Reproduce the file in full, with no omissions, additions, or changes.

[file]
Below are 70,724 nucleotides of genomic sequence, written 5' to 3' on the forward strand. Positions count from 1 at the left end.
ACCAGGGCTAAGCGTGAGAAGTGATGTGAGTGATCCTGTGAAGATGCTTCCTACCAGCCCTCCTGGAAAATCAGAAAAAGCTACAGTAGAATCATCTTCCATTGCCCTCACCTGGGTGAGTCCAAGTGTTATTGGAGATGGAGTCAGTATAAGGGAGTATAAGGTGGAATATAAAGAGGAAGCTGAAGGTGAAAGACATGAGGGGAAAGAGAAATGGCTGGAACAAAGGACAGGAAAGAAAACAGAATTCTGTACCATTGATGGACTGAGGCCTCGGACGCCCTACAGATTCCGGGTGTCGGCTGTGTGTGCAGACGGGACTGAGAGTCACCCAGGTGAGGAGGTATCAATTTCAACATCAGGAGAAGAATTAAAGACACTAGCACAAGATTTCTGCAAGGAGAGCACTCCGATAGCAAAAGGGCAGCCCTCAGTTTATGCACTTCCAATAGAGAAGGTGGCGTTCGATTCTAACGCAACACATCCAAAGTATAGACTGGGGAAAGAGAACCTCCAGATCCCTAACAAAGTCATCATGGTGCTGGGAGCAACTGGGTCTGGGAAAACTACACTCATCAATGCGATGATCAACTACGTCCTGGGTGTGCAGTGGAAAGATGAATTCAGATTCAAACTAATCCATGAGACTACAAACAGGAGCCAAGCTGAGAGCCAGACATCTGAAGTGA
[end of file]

Below are 70,724 nucleotides of genomic sequence, written 5' to 3' on the forward strand. Positions count from 1 at the left end.
ACCAGGGCTAAGCGTGAGAAGTGATGTGAGTGATCCTGTGAAGATGCTTCCTACCAGCCCTCCTGGAAAATCAGAAAAAGCTACAGTAGAATCATCTTCCATTGCCCTCACCTGGGTGAGTCCAAGTGTTATTGGAGATGGAGTCAGTATAAGGGAGTATAAGGTGGAATATAAAGAGGAAGCTGAAGGTGAAAGACATGAGGGGAAAGAGAAATGGCTGGAACAAAGGACAGGAAAGAAAACAGAATTCTGTACCATTGATGGACTGAGGCCTCGGACGCCCTACAGATTCCGGGTGTCGGCTGTGTGTGCAGACGGGACTGAGAGTCACCCAGGTGAGGAGGTATCAATTTCAACATCAGGAGAAGAATTAAAGACACTAGCACAAGATTTCTGCAAGGAGAGCACTCCGATAGCAAAAGGGCAGCCCTCAGTTTATGCACTTCCAATAGAGAAGGTGGCGTTCGATTCTAACGCAACACATCCAAAGTATAGACTGGGGAAAGAGAACCTCCAGATCCCTAACAAAGTCATCATGGTGCTGGGAGCAACTGGGTCTGGGAAAACTACACTCATCAATGCGATGATCAACTACGTCCTGGGTGTGCAGTGGAAAGATGAATTCAGATTCAAACTAATCCATGAGACTACAAACAGGAGCCAAGCTGAGAGCCAGACATCTGAAGTGA